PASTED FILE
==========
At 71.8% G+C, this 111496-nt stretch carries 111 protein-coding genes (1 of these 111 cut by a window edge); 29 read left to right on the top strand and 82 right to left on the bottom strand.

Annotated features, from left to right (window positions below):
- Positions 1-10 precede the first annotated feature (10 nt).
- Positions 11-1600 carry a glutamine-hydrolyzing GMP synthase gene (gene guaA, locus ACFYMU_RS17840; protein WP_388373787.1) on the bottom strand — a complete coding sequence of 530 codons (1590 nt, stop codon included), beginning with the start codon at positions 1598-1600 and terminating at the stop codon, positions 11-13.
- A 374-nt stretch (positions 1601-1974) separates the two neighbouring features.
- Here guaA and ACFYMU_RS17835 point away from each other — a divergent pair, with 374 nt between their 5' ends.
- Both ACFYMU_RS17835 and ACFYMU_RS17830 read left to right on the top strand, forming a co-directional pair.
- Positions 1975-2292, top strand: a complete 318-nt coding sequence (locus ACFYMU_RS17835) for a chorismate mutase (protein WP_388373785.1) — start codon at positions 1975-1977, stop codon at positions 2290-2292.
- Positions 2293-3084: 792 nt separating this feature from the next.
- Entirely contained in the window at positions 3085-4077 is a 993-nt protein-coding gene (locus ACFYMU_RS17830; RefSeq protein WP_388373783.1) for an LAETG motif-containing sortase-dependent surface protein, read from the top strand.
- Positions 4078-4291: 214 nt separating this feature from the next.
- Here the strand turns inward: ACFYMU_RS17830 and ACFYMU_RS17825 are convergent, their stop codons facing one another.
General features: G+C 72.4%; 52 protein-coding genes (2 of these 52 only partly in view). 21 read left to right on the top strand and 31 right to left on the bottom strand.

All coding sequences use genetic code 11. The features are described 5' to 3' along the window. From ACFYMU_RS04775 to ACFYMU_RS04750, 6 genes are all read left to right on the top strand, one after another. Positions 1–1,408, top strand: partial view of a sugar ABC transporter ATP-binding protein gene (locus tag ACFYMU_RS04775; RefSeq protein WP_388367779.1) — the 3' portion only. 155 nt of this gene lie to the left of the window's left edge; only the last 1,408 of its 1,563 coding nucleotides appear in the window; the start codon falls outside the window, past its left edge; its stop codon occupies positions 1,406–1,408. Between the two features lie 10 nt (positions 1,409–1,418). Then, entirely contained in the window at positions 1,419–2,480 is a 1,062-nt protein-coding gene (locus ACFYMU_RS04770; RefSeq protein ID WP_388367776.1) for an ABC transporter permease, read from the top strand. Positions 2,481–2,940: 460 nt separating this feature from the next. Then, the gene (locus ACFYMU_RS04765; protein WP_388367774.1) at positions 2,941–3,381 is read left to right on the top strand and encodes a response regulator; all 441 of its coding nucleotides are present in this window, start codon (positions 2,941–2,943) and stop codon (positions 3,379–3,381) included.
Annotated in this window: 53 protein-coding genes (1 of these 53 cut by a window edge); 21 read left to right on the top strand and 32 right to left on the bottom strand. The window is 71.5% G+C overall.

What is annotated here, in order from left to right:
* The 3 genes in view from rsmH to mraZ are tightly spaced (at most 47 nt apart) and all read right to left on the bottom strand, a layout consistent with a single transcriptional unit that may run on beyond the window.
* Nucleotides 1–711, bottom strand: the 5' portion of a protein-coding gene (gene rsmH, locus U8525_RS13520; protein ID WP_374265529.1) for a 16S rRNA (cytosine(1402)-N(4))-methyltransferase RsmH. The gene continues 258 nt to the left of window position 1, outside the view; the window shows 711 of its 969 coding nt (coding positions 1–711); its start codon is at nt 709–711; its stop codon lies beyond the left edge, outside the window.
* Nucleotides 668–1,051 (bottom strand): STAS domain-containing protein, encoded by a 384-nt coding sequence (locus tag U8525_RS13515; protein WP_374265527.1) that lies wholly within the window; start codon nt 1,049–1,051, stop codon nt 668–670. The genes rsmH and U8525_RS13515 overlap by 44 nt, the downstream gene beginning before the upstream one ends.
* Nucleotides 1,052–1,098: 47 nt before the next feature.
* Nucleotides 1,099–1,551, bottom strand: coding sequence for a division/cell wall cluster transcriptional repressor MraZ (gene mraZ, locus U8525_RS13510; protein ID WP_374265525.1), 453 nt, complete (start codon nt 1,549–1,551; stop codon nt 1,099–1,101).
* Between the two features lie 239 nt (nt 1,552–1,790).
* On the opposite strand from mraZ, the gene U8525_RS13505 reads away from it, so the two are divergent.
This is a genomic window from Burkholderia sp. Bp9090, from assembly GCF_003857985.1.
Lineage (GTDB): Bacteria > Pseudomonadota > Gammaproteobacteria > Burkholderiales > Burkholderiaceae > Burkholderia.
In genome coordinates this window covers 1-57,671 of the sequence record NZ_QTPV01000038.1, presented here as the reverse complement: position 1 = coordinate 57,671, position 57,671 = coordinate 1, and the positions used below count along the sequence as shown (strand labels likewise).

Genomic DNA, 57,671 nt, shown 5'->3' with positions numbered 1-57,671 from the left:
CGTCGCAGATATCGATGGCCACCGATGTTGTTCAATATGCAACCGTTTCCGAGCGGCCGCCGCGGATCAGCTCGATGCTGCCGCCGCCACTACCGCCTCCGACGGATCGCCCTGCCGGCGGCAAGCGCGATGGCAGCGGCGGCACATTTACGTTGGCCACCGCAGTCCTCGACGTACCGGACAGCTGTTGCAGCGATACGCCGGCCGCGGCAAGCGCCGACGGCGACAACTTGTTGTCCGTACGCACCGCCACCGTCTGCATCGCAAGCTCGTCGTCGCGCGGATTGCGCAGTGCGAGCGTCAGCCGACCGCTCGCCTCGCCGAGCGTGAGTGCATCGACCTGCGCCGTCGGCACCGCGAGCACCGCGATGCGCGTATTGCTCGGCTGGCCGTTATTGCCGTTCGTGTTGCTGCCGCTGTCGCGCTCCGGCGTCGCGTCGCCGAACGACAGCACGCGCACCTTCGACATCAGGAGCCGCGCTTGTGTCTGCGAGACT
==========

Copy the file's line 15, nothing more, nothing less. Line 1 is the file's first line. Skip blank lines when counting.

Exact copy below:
Annotated in this window: 53 protein-coding genes (1 of these 53 cut by a window edge); 21 read left to right on the top strand and 32 right to left on the bottom strand. The window is 71.5% G+C overall.